Hoekstra, meanwhile, was set to stop at six different Republican "victory centers" across the state as part of his final push. A campaign email detailing his itinerary read: "1 Day To Defeat Debbie Stabenow."
The legislative and judicial landscapes in Lansing also could see some changes.
All 110 Michigan House seats are up for grabs and Democrats seek to narrow the gap with the Republican majority that took control of the chamber just two years ago. Republicans currently hold a 64-46 edge in the House. It's unlikely Republicans will lose the majority after gaining 20 House seats in 2010, winning back in one night all they had lost the previous six years. Still, Democrats see vulnerabilities in the chamber leadership they believe could help them make gains.
Three seats also are at stake at the Michigan Supreme Court in an election that could maintain or expand the 4-3 advantage held by conservatives or shift control to liberal justices.
But the six contentious ballot proposals could be the strongest indicators of voter mood statewide, starting with the emergency manager issue. Another ballot initiative, Proposal 2, seeks to amend the state constitution to ban right-to-work laws. Approval would give Michigan's public and private workers the constitutional right to organize in unions and collectively bargain contracts.
Other measures would order electric utilities to generate one-quarter of their power from renewable sources by 2025, make tax increases contingent on supermajority votes and require a public vote before state money can be spent on any new bridge or tunnel between Michigan and Canada.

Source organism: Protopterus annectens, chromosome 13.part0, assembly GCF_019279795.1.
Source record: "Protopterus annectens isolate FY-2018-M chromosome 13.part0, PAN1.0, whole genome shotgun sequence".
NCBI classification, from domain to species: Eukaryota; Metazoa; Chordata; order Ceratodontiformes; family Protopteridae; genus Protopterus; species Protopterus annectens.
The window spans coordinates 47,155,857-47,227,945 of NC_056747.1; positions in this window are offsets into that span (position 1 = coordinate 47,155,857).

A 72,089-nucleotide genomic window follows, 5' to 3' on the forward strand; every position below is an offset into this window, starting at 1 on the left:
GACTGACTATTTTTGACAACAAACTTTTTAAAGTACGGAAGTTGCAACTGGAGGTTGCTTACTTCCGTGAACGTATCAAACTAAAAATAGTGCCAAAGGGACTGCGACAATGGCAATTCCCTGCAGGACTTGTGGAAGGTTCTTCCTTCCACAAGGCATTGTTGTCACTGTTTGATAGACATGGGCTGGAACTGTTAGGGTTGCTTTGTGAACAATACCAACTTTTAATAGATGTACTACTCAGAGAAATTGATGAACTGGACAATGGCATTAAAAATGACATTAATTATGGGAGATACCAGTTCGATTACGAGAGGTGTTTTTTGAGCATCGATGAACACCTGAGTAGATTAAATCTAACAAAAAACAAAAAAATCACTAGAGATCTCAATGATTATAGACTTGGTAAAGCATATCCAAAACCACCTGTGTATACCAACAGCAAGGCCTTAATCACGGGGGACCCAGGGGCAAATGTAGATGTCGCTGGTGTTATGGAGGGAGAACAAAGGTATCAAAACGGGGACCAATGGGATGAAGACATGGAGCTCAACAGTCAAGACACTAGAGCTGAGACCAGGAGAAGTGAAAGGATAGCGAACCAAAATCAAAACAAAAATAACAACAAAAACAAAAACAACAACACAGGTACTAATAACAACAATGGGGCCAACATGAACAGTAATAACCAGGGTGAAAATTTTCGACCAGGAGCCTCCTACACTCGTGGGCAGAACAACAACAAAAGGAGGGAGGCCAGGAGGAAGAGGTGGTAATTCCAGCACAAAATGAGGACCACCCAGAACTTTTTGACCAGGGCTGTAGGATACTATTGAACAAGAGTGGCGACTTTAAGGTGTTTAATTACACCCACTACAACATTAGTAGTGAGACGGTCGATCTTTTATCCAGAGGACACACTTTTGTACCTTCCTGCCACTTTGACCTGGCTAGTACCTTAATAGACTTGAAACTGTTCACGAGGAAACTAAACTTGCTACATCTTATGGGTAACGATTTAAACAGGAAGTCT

While the secretary of state's office declined to provide a statewide voter turnout prediction, the clerk's offices in populous Oakland and Macomb counties expected turnout there to be just slightly less than it was four years ago.
Oakland County, which primarily elects Republicans to county leadership positions but hasn't gone for a GOP presidential candidate since 1988, is expecting a turnout of between 70 percent and 72 percent — down negligibly from a record 72.5 percent in 2008. David Mroz, a spokesman for the Oakland county clerk, said the projected slight decrease isn't a concern, given that most of the nation's counties "would be happy to see a 70 percent turnout."
"I believe we're seeing a very ... engaged electorate," he said.
Follow Jeff Karoub on Twitter: http://twitter.com/jeffkaroub
Associated Press writers Mike Householder, Corey Williams, Ed White and John Flesher contributed to this report.